Saturday, May 19, 2012

Enabling Better Communications with Physical EA Models

A pretty BMW car.  photo credit: marco_dmoz

Physical Models: Powerful visual cues for enabling better communications

BMW's innovation centre in Munich is designed with deep considerations on how to encourage innovation and collaborations between employees.  One key feature of the building is full scale prototypes of the current cars in development placed in a highly visible central space, so that all the different teams-- engineering, sales, marketing etc--can see the prototypes.  This visual cue brings great value to the company, as various teams are aware of the latest design and progress of the project, and consequently teams are on the same page when having discussions about a particular car model.

Elaborating on concepts underlying this centre, as well as other related principles, the centre's architect Gunter Henn co-authored the book "The Organization and Architecture of Innovation: Managing the Flow of Technology".  Gunter's co-author is MIT professor Thomas Allen, an expert in organization communications.  The result is a book that brings an interesting intersection between communication and physical spaces.

How Physical Models relate to Enterprise Architecture

The "A-Ha" moment for me was when I realized that there is a linkage between this topic of physical spaces design and enterprise architecture.  Often the enterprise architect is trying to do the same thing as what Gunter did in designing BMW's centre--provide a common view of the current situation so that all the stakeholders can be on the same page and have meaningful discussions.  Enterprise Architects create "views" that highlight the most relevant pieces, and represent them in a way that make sense to stakeholders.  For example, a service catalogue shows key services provided by an organization.  In BMW's case, the "view" is embodied in physical objects, and it carries key information like project progress, aesthetic design, choice of materials, colors, etc.

What does this mean for EA?

How then can Enterprise Architecture leverage on principles behind BMW's innovation centre's design?  I don't have a definite answer, but here are some thoughts:
Core values of a company framed on the wall.
photo credit: videography
  1. People are already doing it!  When I thought about examples of physical EA models, I thought of views like an enterprise's core values and strategic objectives.  I then recall seeing various organizations putting these information on banners and big billboards, and display them at prominent places like the lobby.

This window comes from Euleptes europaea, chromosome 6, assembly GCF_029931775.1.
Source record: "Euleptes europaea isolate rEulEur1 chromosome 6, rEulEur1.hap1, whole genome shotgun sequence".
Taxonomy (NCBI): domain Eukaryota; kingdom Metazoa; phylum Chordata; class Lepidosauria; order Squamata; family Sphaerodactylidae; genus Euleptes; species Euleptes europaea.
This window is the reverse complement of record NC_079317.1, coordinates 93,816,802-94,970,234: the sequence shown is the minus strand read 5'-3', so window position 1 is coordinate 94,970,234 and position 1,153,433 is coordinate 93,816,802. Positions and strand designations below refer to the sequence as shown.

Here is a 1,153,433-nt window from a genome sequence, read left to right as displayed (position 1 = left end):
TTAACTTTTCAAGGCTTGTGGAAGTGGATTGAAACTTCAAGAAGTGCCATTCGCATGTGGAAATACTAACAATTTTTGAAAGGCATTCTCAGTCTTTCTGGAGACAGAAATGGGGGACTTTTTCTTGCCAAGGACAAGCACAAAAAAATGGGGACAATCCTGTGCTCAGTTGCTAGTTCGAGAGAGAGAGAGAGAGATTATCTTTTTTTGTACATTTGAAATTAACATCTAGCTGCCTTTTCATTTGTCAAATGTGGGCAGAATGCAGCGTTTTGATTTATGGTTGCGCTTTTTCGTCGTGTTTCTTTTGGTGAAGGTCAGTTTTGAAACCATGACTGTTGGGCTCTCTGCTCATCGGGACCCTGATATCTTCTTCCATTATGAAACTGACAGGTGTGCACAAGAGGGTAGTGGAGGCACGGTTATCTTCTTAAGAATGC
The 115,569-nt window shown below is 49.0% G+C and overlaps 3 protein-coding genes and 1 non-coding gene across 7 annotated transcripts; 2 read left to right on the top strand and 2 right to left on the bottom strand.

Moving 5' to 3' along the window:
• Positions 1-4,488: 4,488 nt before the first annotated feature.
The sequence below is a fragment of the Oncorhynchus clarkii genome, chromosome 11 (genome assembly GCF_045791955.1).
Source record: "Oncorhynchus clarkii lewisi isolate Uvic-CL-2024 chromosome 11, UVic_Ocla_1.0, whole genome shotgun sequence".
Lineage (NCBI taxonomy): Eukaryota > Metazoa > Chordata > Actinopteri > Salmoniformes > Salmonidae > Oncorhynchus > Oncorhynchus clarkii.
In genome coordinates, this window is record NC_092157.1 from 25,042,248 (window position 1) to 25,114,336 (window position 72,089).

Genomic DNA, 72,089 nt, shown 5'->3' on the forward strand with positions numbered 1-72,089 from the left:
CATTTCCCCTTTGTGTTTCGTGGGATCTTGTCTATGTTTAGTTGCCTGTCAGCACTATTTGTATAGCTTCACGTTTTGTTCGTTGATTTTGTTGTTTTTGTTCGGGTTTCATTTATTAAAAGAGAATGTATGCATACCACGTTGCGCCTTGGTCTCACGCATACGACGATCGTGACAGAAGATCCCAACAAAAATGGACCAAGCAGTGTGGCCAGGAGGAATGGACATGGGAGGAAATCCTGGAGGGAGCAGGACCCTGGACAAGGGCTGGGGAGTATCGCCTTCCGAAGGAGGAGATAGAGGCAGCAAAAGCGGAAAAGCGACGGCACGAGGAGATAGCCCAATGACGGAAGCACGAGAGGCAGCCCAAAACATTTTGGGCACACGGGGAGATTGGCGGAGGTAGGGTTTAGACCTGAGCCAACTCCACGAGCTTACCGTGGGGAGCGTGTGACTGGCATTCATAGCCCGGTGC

2. Help departments communicate their value, by helping them build physical models of their key views so that they can better communicate what they do.  If the organization has regular knowledge sharing sessions, teams can use these physical models as show-and-tell tools.  At other times, display these models at prominent places near to the team's workspace.  Possible views to use are a department's key processes, how they inter-relate and how they support the organization's objectives.
  3. Help projects communicate progress.  Develop physical models for major projects, like in BMW's case, as visual cues of project progress, current design, etc.  Again, here is an opportunity for EA to validate data in the EA repository, and also provide values to project teams.  The challenge though is how can the physical model be regularly updated to reflect project progress?  Some thinking will be needed to work this out.
  4. New way for EA to provide value and to engage.  Provide tools and the needed information (from the EA repository!) to generate the physical models.  This is a good opportunity for the Enterprise Architecture team to engage the rest of the enterprise in validating data in the enterprise architecture repository.  The most straightforward physical models are simply poster print-outs of key views.  The periodic table of visualization methods provides a good list of visualization ideas.  Or how about using cardboard boxes and styrofoam to showcase views like key business processes and technologies?  Another idea is to experiment with 3D printers since they are becoming widely available for under USD2000! 
I will be keen to hear your thoughts, and more so if you have experience with physical EA models.

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